Saturday, July 14, 2012

The Nanny at My Brother's Wedding

The nanny didn't come to my wedding and neither did our 3rd-4th grade teacher, but they both made it to my brother's wedding seven years later...

Reading this provocatively titled essay by Mona Simpson in the NYT didn't bother me one bit because long time readers know that my children never stayed with anyone that wasn't me, my husband or my parents (except for a few nights with close friends of the family). Their very first day with a baby-sitter happened earlier this year, when they were 10 and nearly 8. I know this is rare and that I'm spoiled, privileged, or whatever, but that's how it was and that's what K & I wanted for us and our sons. That is not how my husband and his brothers and my brother and I were raised, though, and Simpson's article reminded me of that, particularly the ending about the nanny in the girl's wedding.

We always had household help growing up here in Brazil. My husband actually remembers a brief time when his parents had two live-in nannies because his youngest siblings were very young and only one year apart. Most nannies in Brazil aren't merely nannies (unless you're a bit richer and can afford multiple domestic helpers), they cook and clean, wash, iron clothes, etc. (I only saw the very beginning of The Help, but I think it was/still is up to a certain point similar to that). Nowadays nannies/domestic helpers generally commute to their jobs, but when I was growing up it was more common for them to live with the family.

In Brazil in the 70s and 80s these young women were generally from poor rural families and they moved in with middle class families in towns and cities so they could go to school in the evening and try to ascend socially. Many of them lived with the families they worked for until they found a good steady boyfriend and got married.

Loide (Lois in English) was the nanny who lived the longest with our family. She was replaced by her younger sister Alice for a brief period, but she came back. One of the reasons why my parents eventually let her find another job and hired another person who studied part time and lived/worked for us, was that Loide & I didn't get along very well. She was pretty bossy and I rebelled against her authority (I don't think you would know it from reading my blog or even from knowing me in person, but I have a really strong rebellious streak in me, I just don't look at all rebellious. ;) In the end, she was the first and last of the young women who lived with us for a long time, since the next ones were only with us for one or two years.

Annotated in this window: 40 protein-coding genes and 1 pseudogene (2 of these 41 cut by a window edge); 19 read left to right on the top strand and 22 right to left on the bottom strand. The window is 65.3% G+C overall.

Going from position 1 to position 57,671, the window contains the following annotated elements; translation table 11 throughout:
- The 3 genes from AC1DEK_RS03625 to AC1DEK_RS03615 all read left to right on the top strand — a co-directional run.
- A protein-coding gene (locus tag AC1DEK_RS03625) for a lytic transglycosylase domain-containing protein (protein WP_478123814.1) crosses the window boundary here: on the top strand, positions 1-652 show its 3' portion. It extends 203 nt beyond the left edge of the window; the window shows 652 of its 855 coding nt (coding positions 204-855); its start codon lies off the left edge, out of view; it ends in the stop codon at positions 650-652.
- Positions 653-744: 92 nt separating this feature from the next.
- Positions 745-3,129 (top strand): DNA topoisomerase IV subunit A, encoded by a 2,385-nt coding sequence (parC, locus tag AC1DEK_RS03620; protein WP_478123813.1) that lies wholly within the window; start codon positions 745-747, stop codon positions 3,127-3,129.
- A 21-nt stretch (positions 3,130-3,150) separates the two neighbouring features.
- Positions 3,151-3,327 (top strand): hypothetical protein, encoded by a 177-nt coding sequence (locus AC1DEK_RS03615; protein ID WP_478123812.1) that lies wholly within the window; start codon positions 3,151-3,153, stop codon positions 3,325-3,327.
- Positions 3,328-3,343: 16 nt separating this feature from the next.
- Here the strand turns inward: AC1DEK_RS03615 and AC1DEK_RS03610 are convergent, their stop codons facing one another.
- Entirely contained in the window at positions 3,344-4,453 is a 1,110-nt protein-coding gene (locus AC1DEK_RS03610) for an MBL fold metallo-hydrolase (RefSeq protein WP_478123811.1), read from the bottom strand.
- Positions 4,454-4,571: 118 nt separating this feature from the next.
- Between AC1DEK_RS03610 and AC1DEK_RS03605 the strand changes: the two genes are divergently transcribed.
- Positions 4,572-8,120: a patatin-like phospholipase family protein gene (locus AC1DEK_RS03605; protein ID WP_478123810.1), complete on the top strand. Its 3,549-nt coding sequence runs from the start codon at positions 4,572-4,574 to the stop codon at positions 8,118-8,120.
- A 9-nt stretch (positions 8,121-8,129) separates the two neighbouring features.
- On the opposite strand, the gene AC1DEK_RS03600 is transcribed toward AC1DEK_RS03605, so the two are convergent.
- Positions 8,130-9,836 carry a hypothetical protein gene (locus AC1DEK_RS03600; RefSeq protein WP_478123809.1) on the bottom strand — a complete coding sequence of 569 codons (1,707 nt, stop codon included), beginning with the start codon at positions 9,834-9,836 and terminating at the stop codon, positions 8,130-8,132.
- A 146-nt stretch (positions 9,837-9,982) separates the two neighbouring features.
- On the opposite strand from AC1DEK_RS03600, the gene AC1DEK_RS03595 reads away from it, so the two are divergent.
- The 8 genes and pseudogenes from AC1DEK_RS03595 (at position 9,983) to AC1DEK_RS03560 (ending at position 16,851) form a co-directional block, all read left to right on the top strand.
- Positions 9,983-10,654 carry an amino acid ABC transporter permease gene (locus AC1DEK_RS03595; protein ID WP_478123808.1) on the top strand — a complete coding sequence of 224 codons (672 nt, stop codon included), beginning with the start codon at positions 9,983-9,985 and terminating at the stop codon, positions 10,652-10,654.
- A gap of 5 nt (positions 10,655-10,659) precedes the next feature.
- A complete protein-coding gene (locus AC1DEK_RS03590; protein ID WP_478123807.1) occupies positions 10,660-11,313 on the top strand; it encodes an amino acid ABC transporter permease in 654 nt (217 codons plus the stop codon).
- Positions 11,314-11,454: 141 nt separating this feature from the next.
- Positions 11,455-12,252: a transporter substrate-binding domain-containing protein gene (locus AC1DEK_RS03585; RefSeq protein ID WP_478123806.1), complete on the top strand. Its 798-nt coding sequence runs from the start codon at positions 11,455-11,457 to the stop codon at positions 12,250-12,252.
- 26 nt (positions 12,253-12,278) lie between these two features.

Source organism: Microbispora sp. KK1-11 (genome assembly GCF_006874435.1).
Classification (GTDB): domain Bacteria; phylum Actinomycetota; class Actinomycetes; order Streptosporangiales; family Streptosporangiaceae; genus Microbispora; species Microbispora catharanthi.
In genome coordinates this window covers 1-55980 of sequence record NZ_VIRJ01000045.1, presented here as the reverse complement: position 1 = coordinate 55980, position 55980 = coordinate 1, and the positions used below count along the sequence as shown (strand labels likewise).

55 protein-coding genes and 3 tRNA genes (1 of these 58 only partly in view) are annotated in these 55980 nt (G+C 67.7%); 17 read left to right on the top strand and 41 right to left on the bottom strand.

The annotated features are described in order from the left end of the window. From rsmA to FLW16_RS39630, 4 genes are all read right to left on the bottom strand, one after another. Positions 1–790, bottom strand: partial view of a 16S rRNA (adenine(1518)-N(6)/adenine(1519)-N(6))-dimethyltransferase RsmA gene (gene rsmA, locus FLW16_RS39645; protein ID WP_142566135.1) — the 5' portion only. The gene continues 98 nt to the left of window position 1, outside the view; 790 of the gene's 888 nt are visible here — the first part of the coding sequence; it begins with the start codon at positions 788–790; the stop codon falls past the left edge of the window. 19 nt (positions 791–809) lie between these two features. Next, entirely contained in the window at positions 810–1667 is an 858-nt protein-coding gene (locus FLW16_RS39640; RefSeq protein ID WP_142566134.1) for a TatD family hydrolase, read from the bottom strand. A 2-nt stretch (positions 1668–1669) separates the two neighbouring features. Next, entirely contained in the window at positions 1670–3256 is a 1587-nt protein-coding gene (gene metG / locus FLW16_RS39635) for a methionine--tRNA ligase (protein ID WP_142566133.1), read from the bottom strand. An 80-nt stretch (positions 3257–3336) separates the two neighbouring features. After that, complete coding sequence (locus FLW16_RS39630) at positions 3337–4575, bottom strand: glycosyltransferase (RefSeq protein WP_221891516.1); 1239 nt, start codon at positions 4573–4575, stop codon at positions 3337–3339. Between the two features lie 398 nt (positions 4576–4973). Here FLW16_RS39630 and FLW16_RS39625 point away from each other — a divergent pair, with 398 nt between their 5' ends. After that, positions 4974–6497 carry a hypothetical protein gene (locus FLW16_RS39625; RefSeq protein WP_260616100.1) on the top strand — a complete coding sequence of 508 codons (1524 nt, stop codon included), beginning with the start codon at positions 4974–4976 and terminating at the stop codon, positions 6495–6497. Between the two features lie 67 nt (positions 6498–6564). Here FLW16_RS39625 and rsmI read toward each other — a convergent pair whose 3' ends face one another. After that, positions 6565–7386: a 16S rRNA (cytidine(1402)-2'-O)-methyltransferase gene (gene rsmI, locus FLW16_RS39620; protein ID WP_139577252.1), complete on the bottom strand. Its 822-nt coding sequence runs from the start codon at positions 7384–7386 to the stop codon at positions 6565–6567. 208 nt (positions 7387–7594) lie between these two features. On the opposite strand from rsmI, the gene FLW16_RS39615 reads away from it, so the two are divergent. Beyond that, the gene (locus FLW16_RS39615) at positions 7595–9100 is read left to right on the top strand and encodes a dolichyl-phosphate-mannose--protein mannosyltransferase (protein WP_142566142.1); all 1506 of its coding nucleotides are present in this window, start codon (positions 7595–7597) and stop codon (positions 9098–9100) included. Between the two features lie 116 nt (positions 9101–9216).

I think Loide came to live with us when my brother was 2 or 3 and when she left he was 8 or 9, so she got really attached to him, so she came to his wedding, though she couldn't stay until the end of the ceremony because she had to catch a bus to travel back home to her family (a 7h bus ride). The most important thing was that my brother remembered her and made sure she received an invitation to his wedding... I'm not sure I invited her to mine. I did invite our 3rd &4th grade teacher (who was also my language arts teacher in 6th grade, an excellent teacher whom I admired), though, but she only came to my brother's wedding... (OK, I think my wedding coincided with commencement at the academy where she taught, so she couldn't come, but she did like my brother best, anyway... I don't think he ever rebelled against her authority they way I did! ;)

anyway... the article reminded me of the nanny at my brother's wedding.

And I really liked the photos of the nannies and children/babies. I wish I had time to listen to the interviews, but I have to go to bed to go to... a wedding tomorrow morning! No nannies in this wedding, since our cousin was raised in Germany! ;)

2 comments:

Anastasia said...

A friend of ours just took a trip back to the country where she grew up (and the child of missionaries) and visited their Ama. She took care of the children and cooked and cleaned etc as you describe. It's much more common in the part of Asia where my husband and his family lived.

Anyway, this friend was visiting after twenty years. So lovely to see photos of her with her Ama.

Some of these women are mistreated--poor, immigrants, sometimes employers take their passports and essentially hold them hostage. It comes close to human trafficking at times. It's complex because there are also stories of families who treat their domestic help well and develop positive relationships with them.

Neil Ickes said...

Maybe the reason why your brother is too attached with his nanny, Loide is because she took good care of you brother. It is also possible that your brother treat your nanny as part of the family, considering the years of her service in the family. In any case, inviting her in the wedding would surely bring a lot of good memories to the family.